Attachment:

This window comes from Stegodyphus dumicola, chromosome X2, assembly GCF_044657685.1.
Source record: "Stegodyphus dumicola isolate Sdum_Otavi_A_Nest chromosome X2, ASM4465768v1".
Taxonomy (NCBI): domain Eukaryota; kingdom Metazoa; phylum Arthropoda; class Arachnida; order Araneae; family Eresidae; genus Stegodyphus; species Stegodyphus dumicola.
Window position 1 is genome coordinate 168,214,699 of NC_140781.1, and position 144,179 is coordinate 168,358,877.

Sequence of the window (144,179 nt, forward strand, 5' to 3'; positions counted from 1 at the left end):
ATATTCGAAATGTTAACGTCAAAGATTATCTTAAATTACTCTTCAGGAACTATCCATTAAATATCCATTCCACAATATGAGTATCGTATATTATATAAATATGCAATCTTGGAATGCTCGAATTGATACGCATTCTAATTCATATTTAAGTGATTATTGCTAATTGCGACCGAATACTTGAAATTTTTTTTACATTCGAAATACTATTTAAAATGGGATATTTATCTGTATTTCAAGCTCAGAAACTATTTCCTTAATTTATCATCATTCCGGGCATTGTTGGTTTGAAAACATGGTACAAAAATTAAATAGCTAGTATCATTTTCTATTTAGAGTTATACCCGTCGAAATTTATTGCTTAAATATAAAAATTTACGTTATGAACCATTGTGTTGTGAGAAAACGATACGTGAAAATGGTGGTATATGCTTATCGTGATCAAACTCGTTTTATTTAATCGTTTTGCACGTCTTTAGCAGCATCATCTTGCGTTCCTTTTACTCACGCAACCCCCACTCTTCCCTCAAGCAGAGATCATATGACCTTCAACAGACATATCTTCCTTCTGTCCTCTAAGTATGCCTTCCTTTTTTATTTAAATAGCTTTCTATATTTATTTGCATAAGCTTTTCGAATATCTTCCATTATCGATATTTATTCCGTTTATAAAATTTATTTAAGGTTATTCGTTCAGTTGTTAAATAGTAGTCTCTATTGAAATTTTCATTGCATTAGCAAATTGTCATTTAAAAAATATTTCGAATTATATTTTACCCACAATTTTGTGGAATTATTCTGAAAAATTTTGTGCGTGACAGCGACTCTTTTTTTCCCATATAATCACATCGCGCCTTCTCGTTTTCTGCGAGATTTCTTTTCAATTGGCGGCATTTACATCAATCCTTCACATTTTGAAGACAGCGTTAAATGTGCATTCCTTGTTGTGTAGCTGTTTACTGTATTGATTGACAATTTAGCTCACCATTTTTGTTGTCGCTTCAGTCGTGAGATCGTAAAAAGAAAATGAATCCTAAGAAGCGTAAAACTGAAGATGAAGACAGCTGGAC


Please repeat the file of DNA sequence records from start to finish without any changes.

This window comes from Stegodyphus dumicola, chromosome X2, assembly GCF_044657685.1.
Source record: "Stegodyphus dumicola isolate Sdum_Otavi_A_Nest chromosome X2, ASM4465768v1".
Taxonomy (NCBI): domain Eukaryota; kingdom Metazoa; phylum Arthropoda; class Arachnida; order Araneae; family Eresidae; genus Stegodyphus; species Stegodyphus dumicola.
Window position 1 is genome coordinate 168,214,699 of NC_140781.1, and position 144,179 is coordinate 168,358,877.

Sequence of the window (144,179 nt, forward strand, 5' to 3'; positions counted from 1 at the left end):
ATATTCGAAATGTTAACGTCAAAGATTATCTTAAATTACTCTTCAGGAACTATCCATTAAATATCCATTCCACAATATGAGTATCGTATATTATATAAATATGCAATCTTGGAATGCTCGAATTGATACGCATTCTAATTCATATTTAAGTGATTATTGCTAATTGCGACCGAATACTTGAAATTTTTTTTACATTCGAAATACTATTTAAAATGGGATATTTATCTGTATTTCAAGCTCAGAAACTATTTCCTTAATTTATCATCATTCCGGGCATTGTTGGTTTGAAAACATGGTACAAAAATTAAATAGCTAGTATCATTTTCTATTTAGAGTTATACCCGTCGAAATTTATTGCTTAAATATAAAAATTTACGTTATGAACCATTGTGTTGTGAGAAAACGATACGTGAAAATGGTGGTATATGCTTATCGTGATCAAACTCGTTTTATTTAATCGTTTTGCACGTCTTTAGCAGCATCATCTTGCGTTCCTTTTACTCACGCAACCCCCACTCTTCCCTCAAGCAGAGATCATATGACCTTCAACAGACATATCTTCCTTCTGTCCTCTAAGTATGCCTTCCTTTTTTATTTAAATAGCTTTCTATATTTATTTGCATAAGCTTTTCGAATATCTTCCATTATCGATATTTATTCCGTTTATAAAATTTATTTAAGGTTATTCGTTCAGTTGTTAAATAGTAGTCTCTATTGAAATTTTCATTGCATTAGCAAATTGTCATTTAAAAAATATTTCGAATTATATTTTACCCACAATTTTGTGGAATTATTCTGAAAAATTTTGTGCGTGACAGCGACTCTTTTTTTCCCATATAATCACATCGCGCCTTCTCGTTTTCTGCGAGATTTCTTTTCAATTGGCGGCATTTACATCAATCCTTCACATTTTGAAGACAGCGTTAAATGTGCATTCCTTGTTGTGTAGCTGTTTACTGTATTGATTGACAATTTAGCTCACCATTTTTGTTGTCGCTTCAGTCGTGAGATCGTAAAAAGAAAATGAATCCTAAGAAGCGTAAAACTGAAGATGAAGACAGCTGGAC